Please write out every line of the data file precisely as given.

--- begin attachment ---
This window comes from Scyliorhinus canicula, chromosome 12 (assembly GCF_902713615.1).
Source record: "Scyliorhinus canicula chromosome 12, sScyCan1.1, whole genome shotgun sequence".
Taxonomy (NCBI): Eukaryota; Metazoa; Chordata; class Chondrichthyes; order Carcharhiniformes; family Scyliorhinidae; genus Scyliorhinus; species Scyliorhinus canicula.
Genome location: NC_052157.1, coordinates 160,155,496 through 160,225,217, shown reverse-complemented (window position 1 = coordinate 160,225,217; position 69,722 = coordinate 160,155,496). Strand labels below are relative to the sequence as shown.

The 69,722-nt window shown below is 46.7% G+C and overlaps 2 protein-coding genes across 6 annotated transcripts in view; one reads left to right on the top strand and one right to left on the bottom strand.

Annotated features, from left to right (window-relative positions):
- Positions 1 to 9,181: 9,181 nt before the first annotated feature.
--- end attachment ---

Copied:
This window comes from Scyliorhinus canicula, chromosome 12 (assembly GCF_902713615.1).
Source record: "Scyliorhinus canicula chromosome 12, sScyCan1.1, whole genome shotgun sequence".
Taxonomy (NCBI): Eukaryota; Metazoa; Chordata; class Chondrichthyes; order Carcharhiniformes; family Scyliorhinidae; genus Scyliorhinus; species Scyliorhinus canicula.
Genome location: NC_052157.1, coordinates 160,155,496 through 160,225,217, shown reverse-complemented (window position 1 = coordinate 160,225,217; position 69,722 = coordinate 160,155,496). Strand labels below are relative to the sequence as shown.

The 69,722-nt window shown below is 46.7% G+C and overlaps 2 protein-coding genes across 6 annotated transcripts in view; one reads left to right on the top strand and one right to left on the bottom strand.

Annotated features, from left to right (window-relative positions):
- Positions 1 to 9,181: 9,181 nt before the first annotated feature.